>> teresa's friend, kim, said when she heard the details about teresa's final moments, she was heart broken. >> i remember crying and just hoping she was who she was and fought because she was a very strong person. >> ken kratz charged brendan dassey as a co-conspirator in her murder. >> i intend to hold each of these defendants accountable for the rape, the torture, and the murder of teresa halbach. >> but not so fast. dassey recanted his statements. just before avery's trial, the judge dismissed the rape charge against him and didn't allow any of those allegations about avery's treatment of women, saying they didn't prove anything about teresa's murder. and avery was never charged with assaulting his ex-fiancee or with raping the teen. to this day, he denies all the allegations. and those handcuffs and shackles, no evidence ever linked them to teresa. still, in the spring of 2007, juries convicted both dassey and
avery of murdering teresa. they were each sentenced to life in prison. >> you are probably the most dangerous individual ever to set foot in this courtroom. >> it seemed like the avery saga had ended. but eight years later, "making a murderer" would put fassbender, kratz, and their entire team in the hot seat. coming up -- >> did they plant evidence? >> sure, they did. >> was steven avery framed? >> is it possible that that blood could have been planted? >> when "dateline" continues. let's be honest.
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in december 2015, netflix released "making a murderer" and it ignited a bonfire over the convictions of avery and dassey. now many viewers believe the claims avery had been making all along, that he was framed by law enforcement. >> who would want to set you up in something like this? >> the only thing i can think of it manitowoc county with the money, so they wouldn't have to pay nothing out. >> did they plant evidence? sure they did. >> kim is avery's cousin.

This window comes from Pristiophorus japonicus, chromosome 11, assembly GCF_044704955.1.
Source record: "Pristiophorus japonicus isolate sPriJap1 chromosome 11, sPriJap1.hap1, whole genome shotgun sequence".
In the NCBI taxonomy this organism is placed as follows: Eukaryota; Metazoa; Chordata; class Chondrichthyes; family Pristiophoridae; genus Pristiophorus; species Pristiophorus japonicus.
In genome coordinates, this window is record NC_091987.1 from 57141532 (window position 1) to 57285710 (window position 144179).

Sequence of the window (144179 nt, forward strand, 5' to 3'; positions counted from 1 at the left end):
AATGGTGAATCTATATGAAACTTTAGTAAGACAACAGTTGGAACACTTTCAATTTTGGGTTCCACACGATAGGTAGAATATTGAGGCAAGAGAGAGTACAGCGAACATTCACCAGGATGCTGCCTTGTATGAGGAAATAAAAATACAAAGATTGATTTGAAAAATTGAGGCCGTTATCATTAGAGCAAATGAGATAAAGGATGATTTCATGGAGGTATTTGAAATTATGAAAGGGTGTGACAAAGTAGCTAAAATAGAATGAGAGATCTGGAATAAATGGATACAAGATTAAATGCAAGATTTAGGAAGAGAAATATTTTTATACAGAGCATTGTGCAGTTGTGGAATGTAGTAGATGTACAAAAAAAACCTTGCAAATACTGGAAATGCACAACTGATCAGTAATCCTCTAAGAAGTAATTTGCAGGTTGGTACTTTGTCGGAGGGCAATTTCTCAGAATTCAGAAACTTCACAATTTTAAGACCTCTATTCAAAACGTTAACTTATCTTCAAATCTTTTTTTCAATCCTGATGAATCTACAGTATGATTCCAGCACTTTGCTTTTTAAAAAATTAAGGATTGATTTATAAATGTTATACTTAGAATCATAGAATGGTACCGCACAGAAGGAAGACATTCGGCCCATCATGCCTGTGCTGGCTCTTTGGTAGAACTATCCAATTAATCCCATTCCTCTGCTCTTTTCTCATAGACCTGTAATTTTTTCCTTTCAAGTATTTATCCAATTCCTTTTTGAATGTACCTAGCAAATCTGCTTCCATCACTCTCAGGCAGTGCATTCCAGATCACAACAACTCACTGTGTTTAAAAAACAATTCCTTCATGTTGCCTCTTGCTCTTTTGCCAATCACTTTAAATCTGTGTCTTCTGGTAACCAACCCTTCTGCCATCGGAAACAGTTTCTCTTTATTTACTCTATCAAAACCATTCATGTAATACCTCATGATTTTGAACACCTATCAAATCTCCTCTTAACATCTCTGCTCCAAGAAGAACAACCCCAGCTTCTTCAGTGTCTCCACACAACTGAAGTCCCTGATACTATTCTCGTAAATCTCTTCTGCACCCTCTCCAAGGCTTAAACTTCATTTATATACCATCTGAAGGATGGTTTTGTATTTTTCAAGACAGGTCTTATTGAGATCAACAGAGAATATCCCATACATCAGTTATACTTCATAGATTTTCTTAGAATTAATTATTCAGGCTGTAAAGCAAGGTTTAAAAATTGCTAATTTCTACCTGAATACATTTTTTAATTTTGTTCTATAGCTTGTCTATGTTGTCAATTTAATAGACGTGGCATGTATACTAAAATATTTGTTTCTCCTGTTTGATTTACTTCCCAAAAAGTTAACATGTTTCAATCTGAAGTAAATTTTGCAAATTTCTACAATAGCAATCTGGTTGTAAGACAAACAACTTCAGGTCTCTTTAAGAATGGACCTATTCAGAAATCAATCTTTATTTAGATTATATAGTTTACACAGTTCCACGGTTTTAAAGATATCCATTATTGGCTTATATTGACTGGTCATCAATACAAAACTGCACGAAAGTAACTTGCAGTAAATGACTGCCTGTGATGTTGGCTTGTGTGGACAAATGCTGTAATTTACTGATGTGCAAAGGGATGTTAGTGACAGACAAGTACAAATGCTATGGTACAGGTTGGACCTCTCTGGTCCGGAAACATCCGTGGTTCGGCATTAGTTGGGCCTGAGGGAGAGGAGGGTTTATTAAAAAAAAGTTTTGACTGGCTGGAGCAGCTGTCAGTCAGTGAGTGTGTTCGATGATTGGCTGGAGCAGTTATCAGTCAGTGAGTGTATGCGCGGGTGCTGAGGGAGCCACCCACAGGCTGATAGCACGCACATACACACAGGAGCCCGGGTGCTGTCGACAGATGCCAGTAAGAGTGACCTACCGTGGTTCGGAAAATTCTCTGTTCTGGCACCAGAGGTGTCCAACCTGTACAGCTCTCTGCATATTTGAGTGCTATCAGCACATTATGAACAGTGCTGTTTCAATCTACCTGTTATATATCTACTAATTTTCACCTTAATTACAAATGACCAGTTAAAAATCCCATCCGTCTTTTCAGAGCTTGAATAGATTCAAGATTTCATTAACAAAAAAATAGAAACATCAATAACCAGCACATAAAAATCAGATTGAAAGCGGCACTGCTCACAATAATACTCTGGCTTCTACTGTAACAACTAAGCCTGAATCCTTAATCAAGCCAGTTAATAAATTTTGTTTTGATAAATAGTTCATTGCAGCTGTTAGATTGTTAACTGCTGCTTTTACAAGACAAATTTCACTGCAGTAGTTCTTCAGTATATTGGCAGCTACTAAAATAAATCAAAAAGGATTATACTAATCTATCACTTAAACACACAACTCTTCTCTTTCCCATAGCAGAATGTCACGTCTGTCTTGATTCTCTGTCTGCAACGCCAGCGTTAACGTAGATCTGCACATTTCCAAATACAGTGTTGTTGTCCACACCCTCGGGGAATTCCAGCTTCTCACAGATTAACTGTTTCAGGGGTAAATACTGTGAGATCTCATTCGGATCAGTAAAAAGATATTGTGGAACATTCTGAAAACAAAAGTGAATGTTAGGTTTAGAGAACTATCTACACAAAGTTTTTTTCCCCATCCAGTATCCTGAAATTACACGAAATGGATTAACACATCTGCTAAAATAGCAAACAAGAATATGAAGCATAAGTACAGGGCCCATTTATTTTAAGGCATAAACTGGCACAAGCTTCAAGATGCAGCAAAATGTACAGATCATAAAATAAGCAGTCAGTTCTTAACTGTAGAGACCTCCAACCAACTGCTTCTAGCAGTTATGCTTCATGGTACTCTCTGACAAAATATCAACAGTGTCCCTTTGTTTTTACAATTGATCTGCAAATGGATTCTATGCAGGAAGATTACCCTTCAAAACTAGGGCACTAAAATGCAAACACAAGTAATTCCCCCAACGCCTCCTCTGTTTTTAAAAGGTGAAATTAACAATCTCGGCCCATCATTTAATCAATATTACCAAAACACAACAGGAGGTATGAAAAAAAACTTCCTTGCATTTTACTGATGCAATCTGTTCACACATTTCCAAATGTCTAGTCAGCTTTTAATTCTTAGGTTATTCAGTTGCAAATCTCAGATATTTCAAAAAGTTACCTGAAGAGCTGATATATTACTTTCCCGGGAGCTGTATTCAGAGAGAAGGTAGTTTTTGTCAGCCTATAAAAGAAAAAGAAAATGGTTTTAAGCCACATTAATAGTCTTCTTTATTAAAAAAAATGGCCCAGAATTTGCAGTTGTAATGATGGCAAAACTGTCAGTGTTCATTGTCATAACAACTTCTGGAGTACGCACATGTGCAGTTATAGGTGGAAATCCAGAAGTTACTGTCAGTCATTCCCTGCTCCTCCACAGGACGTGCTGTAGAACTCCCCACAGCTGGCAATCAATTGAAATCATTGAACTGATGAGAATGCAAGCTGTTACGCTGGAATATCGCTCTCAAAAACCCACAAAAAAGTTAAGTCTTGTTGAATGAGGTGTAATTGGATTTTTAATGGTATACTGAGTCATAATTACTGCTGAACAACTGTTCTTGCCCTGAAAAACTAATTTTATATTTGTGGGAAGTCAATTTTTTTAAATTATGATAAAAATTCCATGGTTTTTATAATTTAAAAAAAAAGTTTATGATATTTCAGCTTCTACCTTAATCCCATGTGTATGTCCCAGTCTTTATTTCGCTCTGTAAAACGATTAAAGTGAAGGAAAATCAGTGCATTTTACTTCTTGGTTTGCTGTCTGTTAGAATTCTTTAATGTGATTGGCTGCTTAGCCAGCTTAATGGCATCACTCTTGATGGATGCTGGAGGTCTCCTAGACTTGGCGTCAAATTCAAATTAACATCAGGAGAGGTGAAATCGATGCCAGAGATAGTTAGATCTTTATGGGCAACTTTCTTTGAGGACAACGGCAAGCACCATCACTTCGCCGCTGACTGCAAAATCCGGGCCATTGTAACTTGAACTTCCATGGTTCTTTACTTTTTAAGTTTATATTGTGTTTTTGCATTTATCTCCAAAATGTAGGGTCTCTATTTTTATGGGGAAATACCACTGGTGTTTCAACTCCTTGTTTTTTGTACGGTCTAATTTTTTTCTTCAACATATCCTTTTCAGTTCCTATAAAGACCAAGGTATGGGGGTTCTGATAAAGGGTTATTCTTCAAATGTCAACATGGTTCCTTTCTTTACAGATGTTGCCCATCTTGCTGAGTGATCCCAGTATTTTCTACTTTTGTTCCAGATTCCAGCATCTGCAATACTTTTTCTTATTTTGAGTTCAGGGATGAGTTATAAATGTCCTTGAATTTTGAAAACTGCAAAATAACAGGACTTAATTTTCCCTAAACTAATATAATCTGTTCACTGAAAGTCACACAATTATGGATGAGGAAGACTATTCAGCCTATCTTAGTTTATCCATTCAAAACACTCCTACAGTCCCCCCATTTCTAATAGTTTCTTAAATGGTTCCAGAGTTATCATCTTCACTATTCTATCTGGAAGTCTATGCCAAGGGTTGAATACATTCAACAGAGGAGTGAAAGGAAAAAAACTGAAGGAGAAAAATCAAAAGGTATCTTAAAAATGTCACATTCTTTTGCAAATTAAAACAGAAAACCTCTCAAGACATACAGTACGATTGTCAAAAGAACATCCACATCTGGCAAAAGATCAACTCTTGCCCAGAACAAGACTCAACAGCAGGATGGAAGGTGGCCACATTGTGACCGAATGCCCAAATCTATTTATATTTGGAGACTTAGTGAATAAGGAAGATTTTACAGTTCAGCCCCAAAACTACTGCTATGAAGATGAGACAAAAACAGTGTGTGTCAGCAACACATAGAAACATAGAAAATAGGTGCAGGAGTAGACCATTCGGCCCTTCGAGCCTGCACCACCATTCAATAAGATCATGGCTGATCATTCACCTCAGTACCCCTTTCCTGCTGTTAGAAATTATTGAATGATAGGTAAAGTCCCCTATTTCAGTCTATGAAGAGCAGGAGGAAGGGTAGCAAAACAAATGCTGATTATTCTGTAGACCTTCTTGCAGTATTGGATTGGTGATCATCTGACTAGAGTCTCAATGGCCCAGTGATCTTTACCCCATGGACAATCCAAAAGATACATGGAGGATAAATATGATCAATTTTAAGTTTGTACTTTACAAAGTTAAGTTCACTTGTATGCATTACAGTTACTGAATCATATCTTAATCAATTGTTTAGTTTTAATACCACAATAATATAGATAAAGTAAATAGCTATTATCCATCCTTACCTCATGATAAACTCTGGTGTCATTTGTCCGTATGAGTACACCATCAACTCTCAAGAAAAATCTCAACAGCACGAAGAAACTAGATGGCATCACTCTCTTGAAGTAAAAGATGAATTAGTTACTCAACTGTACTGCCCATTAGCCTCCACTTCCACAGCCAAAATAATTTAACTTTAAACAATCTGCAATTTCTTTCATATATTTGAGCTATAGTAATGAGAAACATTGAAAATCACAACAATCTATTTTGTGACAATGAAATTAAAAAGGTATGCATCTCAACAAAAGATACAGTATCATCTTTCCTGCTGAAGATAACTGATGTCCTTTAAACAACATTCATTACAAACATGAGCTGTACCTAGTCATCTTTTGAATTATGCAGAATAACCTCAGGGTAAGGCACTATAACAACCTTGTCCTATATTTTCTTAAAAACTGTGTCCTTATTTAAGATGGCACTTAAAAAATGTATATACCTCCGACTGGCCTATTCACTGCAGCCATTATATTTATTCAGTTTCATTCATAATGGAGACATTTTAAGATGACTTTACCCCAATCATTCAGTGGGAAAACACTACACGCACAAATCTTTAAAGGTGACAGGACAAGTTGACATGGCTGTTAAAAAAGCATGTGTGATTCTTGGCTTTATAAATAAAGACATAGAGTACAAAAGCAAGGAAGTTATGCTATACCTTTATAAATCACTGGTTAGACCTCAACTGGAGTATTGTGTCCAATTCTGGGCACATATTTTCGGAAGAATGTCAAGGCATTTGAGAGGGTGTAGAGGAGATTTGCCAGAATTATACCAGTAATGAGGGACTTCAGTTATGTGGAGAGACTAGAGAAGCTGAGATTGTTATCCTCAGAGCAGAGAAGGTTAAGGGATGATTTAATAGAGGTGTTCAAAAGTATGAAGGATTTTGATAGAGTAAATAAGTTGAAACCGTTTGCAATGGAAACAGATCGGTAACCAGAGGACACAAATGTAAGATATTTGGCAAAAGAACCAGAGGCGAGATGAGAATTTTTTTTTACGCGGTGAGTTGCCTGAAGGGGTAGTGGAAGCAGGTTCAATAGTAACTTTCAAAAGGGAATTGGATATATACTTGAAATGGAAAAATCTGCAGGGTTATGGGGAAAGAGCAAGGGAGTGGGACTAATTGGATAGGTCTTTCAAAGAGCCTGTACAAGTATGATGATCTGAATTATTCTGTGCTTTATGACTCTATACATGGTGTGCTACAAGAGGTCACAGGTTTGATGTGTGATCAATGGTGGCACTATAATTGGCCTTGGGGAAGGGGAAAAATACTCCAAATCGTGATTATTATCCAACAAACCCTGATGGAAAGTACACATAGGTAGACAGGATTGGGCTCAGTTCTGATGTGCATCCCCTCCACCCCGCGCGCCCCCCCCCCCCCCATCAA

she said she predicted something bad might happen to him after he was exonerated in the rape case. remember, he had recently filed a lawsuit against his local sheriff's department for his wrongful conviction. >> i did tell him, manitowoc wasn't done with him. >> why did you think they weren't done with him? >> something told me they weren't going to hand steve avery $36 million or any kind of money, that they were going to be watching him and look what happened. >> avery settled that lawsuit for $400,000 before his trial. the county did not acknowledge any wrongdoing. he used the money to hire his defense attorneys, dean strang, and jerry butting. >> we knew going in it was going to be a difficult defense. >> we spoke to butting in early 2016. >> we had a very tough defense in this case, because nobody wants to try and use as a defense that the police deliberately tried to plant evidence or frame somebody. >> it goes against society. those people are there to help
us, they're the police. >> right. but it's where we thought the evidence pointed. >> avery's attorneys believed the fact that officers from the county he was suing were part of the search, made for a huge conflict of interest and for possible mischief at the crime scene. >> what i can say from the evidence i've looked at, i think he was innocent, is innocent. >> preparing for trial, butting learned about a vial of avery's blood left over from his overturned rape conviction which had been sitting in the county clerk's office. >> and saw that there was still a styrofoam box that had been slit open with evidence tape. >> that's really the big a-ha moment? >> yeah, it was. >> and for many viewers, it was the a-ha moment in "making a murderer." the attorneys theorize that someone could have poked a hole in that vial and spread avery's blood inside teresa's suv. as for teresa's car key?